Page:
As Minnesotans were reminded last Sunday, nothing is a sure thing in sport … not even a 27-yard field goal.

Tennis fans need only rewind to September and the women’s semifinals of the U.S. Open for our sport’s version of the missed chip shot, when Serena Williams, poised to win a rarer-than-air calendar-year Grand Slam, inconceivably stumbled to an unseeded player from Italy. Picking the correct five Powerball numbers seemed like better odds than predicting that result.

Which leads to another sport truism: Things change in a hurry. Even with her shocking defeat in New York, Williams had an amazing year, tallying a 53-3 match record, raising her major championship total by three to 21, and garnering Sportsperson of the Year honors from Sports Illustrated.

And so naturally the player that everyone is talking about coming into the Australian Open is … Novak Djokovic.

While Serena shut down her engines for the rest of the year after the U.S. Open, men’s winner Djokovic revved things up, winning all four tournaments he played, including the year-end World Tour Finals. The latter was the icing on his own incredible year, one that included an 82-6 match record and 11 titles, three of them majors. If not for Swiss striker Stan Wawrinka hitting him off the court in the French Open final, Djokovic would have his own calendar-year Grand Slam.

Djokovic started 2016 by winning in Doha, thumping Rafa Nadal 6-1, 6-2 in the final. So superior is Djokovic right now that Nadal could only effuse, ‘‘I know nobody playing tennis like this ever. … When I say perfect, it’s not one thing in particular. It’s everything.”

This from a peer who we all thought was half of the two-man race for Greatest Ever. The other half being the original Mr. Perfect, Roger Federer. After all, Nadal has 14 majors and Federer the record 17. No one’s catching them for decades, right? Let alone Djokovic, who has 10.

We may want to reconsider. Djokovic is just 28 years old and in the prime of his powers, whereas Federer is doing well to defy age at 34 and Nadal struggling to regain top form at 29. Even a few more years of winning one or two majors per season puts Djokovic near Federer’s mark. And he certainly has the complete package to do that.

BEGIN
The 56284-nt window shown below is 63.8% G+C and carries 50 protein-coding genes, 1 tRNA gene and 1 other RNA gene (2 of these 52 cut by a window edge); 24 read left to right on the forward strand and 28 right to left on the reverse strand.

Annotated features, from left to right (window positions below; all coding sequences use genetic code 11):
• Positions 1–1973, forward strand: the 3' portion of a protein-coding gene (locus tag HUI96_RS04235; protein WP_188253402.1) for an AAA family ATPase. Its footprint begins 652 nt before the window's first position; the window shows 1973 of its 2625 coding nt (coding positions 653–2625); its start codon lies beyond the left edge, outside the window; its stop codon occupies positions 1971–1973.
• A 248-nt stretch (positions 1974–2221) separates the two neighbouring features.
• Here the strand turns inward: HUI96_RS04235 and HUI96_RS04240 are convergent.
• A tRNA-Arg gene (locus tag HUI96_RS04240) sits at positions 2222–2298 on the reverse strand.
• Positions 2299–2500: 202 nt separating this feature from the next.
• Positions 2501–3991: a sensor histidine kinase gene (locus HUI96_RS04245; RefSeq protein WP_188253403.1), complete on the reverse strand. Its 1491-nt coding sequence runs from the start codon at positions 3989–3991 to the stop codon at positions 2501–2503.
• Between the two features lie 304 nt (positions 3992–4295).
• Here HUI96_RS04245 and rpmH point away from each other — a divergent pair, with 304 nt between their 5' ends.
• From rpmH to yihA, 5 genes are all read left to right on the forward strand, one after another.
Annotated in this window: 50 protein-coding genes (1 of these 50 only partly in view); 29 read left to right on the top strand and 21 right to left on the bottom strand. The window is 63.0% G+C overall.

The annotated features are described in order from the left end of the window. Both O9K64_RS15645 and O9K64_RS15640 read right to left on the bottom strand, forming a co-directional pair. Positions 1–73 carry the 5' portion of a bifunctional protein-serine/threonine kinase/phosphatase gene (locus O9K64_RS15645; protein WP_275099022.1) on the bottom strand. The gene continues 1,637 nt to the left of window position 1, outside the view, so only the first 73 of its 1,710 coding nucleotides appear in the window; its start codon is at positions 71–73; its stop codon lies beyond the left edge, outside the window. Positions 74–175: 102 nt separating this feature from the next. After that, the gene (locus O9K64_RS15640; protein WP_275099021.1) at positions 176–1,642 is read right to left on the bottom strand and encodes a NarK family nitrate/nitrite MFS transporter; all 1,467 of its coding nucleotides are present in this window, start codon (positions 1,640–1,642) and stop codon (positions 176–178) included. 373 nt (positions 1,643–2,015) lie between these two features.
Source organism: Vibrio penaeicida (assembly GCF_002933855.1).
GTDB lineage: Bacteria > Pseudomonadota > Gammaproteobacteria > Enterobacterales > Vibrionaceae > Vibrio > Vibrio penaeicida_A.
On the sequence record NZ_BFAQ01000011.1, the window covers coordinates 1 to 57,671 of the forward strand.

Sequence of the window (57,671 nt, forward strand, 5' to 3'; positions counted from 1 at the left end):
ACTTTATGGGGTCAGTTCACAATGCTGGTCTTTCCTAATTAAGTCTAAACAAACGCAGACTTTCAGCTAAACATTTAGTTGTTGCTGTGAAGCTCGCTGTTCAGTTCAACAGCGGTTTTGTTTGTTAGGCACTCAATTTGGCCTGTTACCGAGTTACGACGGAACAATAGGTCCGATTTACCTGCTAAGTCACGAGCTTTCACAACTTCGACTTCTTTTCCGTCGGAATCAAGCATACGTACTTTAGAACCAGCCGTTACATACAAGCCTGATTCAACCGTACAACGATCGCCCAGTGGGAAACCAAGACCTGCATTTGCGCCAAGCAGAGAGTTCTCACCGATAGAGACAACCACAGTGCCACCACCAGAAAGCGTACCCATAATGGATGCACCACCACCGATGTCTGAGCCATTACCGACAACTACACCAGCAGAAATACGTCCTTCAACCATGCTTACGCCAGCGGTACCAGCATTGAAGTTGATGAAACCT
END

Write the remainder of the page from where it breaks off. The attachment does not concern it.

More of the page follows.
Technically, the strength of Djokovic’s game is that he without weakness. He may not possess the fearsome forehand of Federer or the once-booming serve of his coach, Boris Becker, but each of his strokes is so sound that the rare unforced error elicits surprise. His return of serve and two-handed backhand are without doubt the best of his generation … and maybe all generations.

And yet what allows for Djokovic’s technical solidity is his physicality. Where Nadal bludgeons with strength and sinew, Novak floats and stings with an unsurpassed blend of agility, balance and flexibility. His movement is so deft, his footwork so precise, it leads to his remarkable stroke reproducibility and deadly accuracy down range. When on defense, his gymnast-like ability to do the splits on full stretch saves many a point.

His physical attributes are more nurture than nature, by the way. Djokovic is renowned for his attention to his flexibility regimen, his oxygen and hydration levels, his gluten-free diet, and, well, you get the picture. If his razor-thin frame looks like it’s not carrying an extra ounce of fat, that’s because it’s not and he won’t let it.

The Serb’s lock-tight mentality completes the package. Compared to his main rivals, he’s more warrior than Federer, more confident than Nadal, and more settled than Andy Murray. The story goes that at 12 in Belgrade he had to alternate between practicing tennis in an empty swimming pool and retreating to the bomb shelter to avoid NATO air raids. One doesn’t need to wonder where he gets his tenacity.

Melbourne has been one of Djokovic’s most prolific stops on tour. If not for that pesky Wawrinka playing in the zone (again) in the 2014 final, Novak would be gunning for six in a row. Instead he’s simply the defending champion and heavy favorite. The first major always bring some extra surprises and the Australian summer heat can make even the fittest wilt.

But still, my guess is that Novak will find a way to get it through the uprights.


Minnesotan David Wheaton missed his share of gimmes on tour, but he did reach the quarterfinals of singles and the finals of doubles at the Australian Open in 1990. His latest book, “My Boy, Ben,” is a true story about a yellow Lab that he had during his pro tennis days. Find out more at